As an aside, it’s also interesting to note that any impeachment proceeding must begin in the House as well. Again you ask, “Why?” Well, it’s quite simple, really. The Founders believed that the most important qualification for the Presidency was high moral character, so the Founders decided that the standard for removing a President was to be “High Crimes and Misdemeanors.”

Tell the truth… When you heard that back in ’98 you believed the news media and the legal experts who, inexplicably, all seemed sympathetic to Bubba, you were persuaded to believe that “High Crimes and Misdemeanors” really meant “Big” or “Really Important” crimes. Right?

That is so incredibly wrong. The phrase comes from ecclesiastical adjudication in the middle ages. As you can all imagine, the idea was that it was one thing to commit a crime against the law, but to offend the God’s law… the HIGHEST law… well, that was really bad. By the time our Founders were around, that understanding morphed into the meaning that “High Crimes and Misdemeanors” were serious moral failings.

Hmmmm… didn’t hear that from CNN did ya?

Anyway, I’ve digressed long enough on that point. What I’m getting at is that the House of Representatives was supposed to be the part of the Federal Government closest to the heart and sensibilities of the people. If the President did something truly morally offensive, the House was supposed to pick up on that.

The Senate, as representatives of the States, were to be seasoned, and understand the law more deeply. The Senate would check the passions of the House and determine if there really was a violation by serving as a special court.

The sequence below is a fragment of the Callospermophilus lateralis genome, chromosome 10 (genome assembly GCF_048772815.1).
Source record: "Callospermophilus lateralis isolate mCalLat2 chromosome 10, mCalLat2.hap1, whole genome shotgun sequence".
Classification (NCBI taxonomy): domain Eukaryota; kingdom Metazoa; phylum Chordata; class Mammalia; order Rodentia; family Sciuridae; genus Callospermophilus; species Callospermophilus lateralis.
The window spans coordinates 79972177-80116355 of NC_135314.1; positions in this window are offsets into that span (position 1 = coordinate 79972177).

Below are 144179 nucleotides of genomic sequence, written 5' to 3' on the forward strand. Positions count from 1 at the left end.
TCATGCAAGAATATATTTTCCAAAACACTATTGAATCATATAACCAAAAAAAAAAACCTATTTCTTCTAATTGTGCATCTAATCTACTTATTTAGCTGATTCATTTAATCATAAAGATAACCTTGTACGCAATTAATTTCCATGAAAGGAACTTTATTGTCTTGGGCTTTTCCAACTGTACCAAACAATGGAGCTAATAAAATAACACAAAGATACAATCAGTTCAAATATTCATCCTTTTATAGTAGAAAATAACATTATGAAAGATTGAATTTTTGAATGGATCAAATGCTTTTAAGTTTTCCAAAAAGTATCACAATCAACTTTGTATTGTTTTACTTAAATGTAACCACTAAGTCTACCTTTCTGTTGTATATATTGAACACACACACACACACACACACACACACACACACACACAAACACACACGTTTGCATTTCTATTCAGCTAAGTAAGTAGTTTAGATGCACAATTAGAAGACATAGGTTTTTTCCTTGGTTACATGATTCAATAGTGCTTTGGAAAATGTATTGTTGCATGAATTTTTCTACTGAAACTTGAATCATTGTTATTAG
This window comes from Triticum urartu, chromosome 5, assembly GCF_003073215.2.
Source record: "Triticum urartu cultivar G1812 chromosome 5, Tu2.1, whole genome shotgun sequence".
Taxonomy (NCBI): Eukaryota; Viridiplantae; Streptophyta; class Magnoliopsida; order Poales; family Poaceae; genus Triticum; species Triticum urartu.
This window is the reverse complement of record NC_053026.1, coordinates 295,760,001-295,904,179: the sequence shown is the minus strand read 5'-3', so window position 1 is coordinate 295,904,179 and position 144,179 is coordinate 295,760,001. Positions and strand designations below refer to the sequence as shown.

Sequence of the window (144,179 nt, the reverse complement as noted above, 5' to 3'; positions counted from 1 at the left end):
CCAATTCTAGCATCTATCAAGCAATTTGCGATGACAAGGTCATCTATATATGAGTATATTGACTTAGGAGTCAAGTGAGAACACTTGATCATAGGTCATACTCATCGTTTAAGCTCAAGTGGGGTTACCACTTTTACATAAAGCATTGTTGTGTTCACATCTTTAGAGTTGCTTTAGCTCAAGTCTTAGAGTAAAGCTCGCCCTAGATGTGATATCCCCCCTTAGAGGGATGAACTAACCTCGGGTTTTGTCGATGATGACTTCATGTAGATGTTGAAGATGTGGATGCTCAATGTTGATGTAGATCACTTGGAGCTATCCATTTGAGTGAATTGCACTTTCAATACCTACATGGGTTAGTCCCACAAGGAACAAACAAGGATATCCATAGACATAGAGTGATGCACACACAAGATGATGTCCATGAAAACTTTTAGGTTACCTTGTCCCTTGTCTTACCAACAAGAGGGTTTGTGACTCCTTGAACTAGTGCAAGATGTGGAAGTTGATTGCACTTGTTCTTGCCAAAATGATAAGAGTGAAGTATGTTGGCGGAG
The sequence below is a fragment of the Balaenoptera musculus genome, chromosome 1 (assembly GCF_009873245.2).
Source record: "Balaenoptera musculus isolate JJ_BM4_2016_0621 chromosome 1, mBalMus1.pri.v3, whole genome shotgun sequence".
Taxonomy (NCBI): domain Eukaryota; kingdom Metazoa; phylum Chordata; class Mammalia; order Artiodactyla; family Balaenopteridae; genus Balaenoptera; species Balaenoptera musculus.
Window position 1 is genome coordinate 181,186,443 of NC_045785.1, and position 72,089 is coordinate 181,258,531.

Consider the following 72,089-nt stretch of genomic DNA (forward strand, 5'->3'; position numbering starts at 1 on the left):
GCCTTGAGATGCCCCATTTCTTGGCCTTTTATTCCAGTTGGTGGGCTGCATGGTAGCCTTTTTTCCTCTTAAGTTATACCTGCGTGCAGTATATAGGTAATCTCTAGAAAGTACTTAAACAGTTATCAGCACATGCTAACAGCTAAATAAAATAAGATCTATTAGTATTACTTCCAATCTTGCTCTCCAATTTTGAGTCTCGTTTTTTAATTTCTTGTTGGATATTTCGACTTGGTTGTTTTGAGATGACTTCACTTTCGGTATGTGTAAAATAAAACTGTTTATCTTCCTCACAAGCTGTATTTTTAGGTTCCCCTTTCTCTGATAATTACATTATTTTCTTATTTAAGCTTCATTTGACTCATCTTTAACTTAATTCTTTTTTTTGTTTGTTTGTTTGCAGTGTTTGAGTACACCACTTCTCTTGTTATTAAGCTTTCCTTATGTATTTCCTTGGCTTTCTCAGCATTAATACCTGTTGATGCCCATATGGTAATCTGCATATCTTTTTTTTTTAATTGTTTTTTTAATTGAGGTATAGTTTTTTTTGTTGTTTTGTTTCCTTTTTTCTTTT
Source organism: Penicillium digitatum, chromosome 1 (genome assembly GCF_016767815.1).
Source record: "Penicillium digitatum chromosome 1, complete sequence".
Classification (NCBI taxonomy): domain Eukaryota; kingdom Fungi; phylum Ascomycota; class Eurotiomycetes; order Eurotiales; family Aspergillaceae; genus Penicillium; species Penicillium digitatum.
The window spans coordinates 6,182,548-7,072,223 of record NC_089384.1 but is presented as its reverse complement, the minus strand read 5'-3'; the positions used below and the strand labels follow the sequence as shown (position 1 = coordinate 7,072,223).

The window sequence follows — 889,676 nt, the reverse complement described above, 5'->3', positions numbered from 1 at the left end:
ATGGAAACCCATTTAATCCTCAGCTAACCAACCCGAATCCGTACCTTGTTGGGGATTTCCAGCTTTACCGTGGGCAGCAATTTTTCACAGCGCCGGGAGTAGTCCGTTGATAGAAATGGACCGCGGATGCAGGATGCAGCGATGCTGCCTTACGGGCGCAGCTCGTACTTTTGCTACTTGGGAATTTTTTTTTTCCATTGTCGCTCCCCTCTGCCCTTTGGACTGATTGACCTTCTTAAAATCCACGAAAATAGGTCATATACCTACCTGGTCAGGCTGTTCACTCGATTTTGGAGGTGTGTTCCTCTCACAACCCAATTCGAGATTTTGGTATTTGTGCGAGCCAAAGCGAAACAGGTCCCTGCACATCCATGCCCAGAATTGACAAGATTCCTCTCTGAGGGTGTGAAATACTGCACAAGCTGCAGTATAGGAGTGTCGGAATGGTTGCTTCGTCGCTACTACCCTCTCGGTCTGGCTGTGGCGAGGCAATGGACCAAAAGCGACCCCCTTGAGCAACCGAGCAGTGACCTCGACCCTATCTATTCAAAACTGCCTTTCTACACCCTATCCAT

“OK, OK,” you’re saying, “so what does this have to do with why the 17th Amendment is so bad?” -- We no longer have the check. Like I said above, the Founders understood human nature. They didn’t want the Federal government taking BIG steps unless it was in the best interest of BOTH the people AND the states.

How can our federal system survive in any meaningful way if the states cannot assert their interests? The Founders expected gridlock in the Congress. They expected the tension to be a filter that would only let legislation pass that was really likely to be beneficial to our nation.

Now, we have 6-year panderers and we have 2-year panderers, and ALL of them have in their own personal interests the buying of popular votes by bloating the budget and mandating special interests. If it were as our Founders intended, a Senator would REALLY listen when one of his constituents called. He would only have a couple hundred… they would be in the state legislature. If he wanted to keep his job, he would listen carefully when they spoke. How closely does your Senator listen to you now? It’s all a statistics game now. It’s all about how many votes can he buy each tax dollar he allocates, and none of it is about respecting the Federal system.

So… Why should you care? Because if you are reading this, you probably have at least a vague interest in the health of our government and nation. You probably wish the government didn’t spend money like a drunken sailor, and you probably wished the Federal government reach less into your life.